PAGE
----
Pregnant with Cancer
My journey began on June 26, 2015. I was 14 weeks pregnant and I had just announced my pregnancy to my family and friends. I was over the moon, but in an instant, my life had been changed forever.
I felt a tingling sensation in my left breast while watching TV one Sunday evening. When I touched the spot, I immediately felt a lump that was the size of a marble. I immediately googled “tingly lump breast” and of course it said CANCER! I panicked. I started to freak out and cry. My husband thought I was being dramatic and told me to calm down. The next day, I immediately called my OB and as a precaution she sent me to see a breast specialist. My OB and breast specialist both said, “Don’t worry. You’re pregnant. It’s probably just a clogged milk duct.” Except it wasn’t just a clogged milk duct. Days later, imaging tests and a biopsy confirmed that I had stage II breast cancer.
At first, my husband, Jason, and I were devastated. We had been anxiously waiting for this baby to come. We had been trying for years and I was ready to give up on having a baby, but now I know my baby came exactly when he was supposed to. He came just in time to save my life!
My cancer is estrogen and progesterone positive, which means it fed off of my pregnancy hormones. I truly believe that if it wasn’t for my baby, I would not have found my cancer so early.
I have no family history of breast cancer. My mother was 78 years old at the time and perfectly healthy. Why me? I was only 34. It wasn’t fair! I was angry and scared. Would my baby be ok? Will I live long enough to raise my son?
Shortly after I was diagnosed, I learned that 85% of women with a breast cancer diagnosis do not have a family history of this disease, according to www.cancer.gov. I also learned that “breast cancer is the most common cancer in pregnant women, and it occurs in 1 in every 3,000 pregnant women.”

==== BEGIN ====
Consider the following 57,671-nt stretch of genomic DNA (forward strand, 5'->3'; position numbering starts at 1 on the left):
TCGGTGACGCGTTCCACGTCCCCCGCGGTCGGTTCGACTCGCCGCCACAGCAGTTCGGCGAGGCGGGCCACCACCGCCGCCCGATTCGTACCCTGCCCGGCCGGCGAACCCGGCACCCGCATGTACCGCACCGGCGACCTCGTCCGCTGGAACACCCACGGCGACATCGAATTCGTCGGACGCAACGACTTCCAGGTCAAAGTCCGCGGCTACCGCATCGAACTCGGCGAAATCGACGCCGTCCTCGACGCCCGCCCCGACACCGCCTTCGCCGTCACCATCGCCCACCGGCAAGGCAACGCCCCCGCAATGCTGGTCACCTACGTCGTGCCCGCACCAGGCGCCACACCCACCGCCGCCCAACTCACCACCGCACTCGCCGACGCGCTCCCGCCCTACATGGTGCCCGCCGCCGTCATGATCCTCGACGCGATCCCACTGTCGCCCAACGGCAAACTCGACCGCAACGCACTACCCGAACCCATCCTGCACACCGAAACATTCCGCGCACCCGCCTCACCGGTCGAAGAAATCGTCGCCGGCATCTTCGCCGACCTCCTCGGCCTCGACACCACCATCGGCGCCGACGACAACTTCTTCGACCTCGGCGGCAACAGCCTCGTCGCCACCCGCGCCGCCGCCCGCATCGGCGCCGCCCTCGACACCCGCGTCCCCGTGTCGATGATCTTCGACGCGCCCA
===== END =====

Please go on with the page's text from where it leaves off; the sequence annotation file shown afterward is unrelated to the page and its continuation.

The day after my diagnosis, my husband and I began our baby registry. We decided to focus on joy. No matter what, I was going to have this baby! Nothing was going to stop me, not even cancer!
The following week, I underwent a minor surgery to have my port inserted so I could immediately begin my four month regime of chemotherapy. My chemo cocktail consisted of Adriamycin, Cytoxan, and 5FU. I had an amazing team of doctors and my cancer treatment and birth of my child was planned out very carefully.
Blake was induced four weeks early, on November 21, 2015. He was perfectly healthy, despite going through six rounds of chemotherapy while still in the womb. He spent no time in the NICU and had more hair than me! Two days after his birth, I had a lumpectomy and 24 lymph nodes removed. Blake got to home from the hospital before I did!
Today, Blake is thriving toddler. He loves playing with cars, reading books, dancing, and singing “Wheels on the Bus.” He’s quite charming and people always complement his big brown eyes. He pretty much has everyone wrapped around his little pinky and brings so much joy to our lives.
As for me, I finished my treatment in July 2016 which included an additional 12 rounds of Taxol weekly and 36 daily radiation sessions. I am currently taking Tamoxphen and Lupron for the next 10 years. I started seeing a psychologist in January 2017 to help me cope with all of the emotions a cancer diagnosis brings. It was one of the best decisions I’ve ever made! I still see my psychologist at least once every two weeks.
One in eight women will be diagnosed with breast cancer during her lifetime. I urge you to do self-exams and never miss your annual physicals and mammograms. Please take care of yourself because you never know what tomorrow may bring.